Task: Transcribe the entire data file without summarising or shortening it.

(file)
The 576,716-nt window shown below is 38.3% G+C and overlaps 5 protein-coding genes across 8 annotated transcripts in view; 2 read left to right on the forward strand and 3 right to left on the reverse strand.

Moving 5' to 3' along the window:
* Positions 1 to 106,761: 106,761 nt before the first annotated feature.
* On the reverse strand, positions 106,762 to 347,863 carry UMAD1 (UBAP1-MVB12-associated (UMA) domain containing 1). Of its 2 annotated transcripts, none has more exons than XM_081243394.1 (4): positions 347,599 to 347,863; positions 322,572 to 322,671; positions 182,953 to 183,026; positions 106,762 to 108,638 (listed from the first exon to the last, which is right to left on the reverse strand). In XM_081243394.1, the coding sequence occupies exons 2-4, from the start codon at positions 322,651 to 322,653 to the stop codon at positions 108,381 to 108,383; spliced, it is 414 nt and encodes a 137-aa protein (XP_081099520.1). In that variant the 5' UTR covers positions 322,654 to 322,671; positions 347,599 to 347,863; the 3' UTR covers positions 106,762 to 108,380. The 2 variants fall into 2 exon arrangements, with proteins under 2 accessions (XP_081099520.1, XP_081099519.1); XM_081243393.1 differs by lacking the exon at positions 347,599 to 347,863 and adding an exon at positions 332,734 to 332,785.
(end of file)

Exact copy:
The 576,716-nt window shown below is 38.3% G+C and overlaps 5 protein-coding genes across 8 annotated transcripts in view; 2 read left to right on the forward strand and 3 right to left on the reverse strand.

Moving 5' to 3' along the window:
* Positions 1 to 106,761: 106,761 nt before the first annotated feature.
* On the reverse strand, positions 106,762 to 347,863 carry UMAD1 (UBAP1-MVB12-associated (UMA) domain containing 1). Of its 2 annotated transcripts, none has more exons than XM_081243394.1 (4): positions 347,599 to 347,863; positions 322,572 to 322,671; positions 182,953 to 183,026; positions 106,762 to 108,638 (listed from the first exon to the last, which is right to left on the reverse strand). In XM_081243394.1, the coding sequence occupies exons 2-4, from the start codon at positions 322,651 to 322,653 to the stop codon at positions 108,381 to 108,383; spliced, it is 414 nt and encodes a 137-aa protein (XP_081099520.1). In that variant the 5' UTR covers positions 322,654 to 322,671; positions 347,599 to 347,863; the 3' UTR covers positions 106,762 to 108,380. The 2 variants fall into 2 exon arrangements, with proteins under 2 accessions (XP_081099520.1, XP_081099519.1); XM_081243393.1 differs by lacking the exon at positions 347,599 to 347,863 and adding an exon at positions 332,734 to 332,785.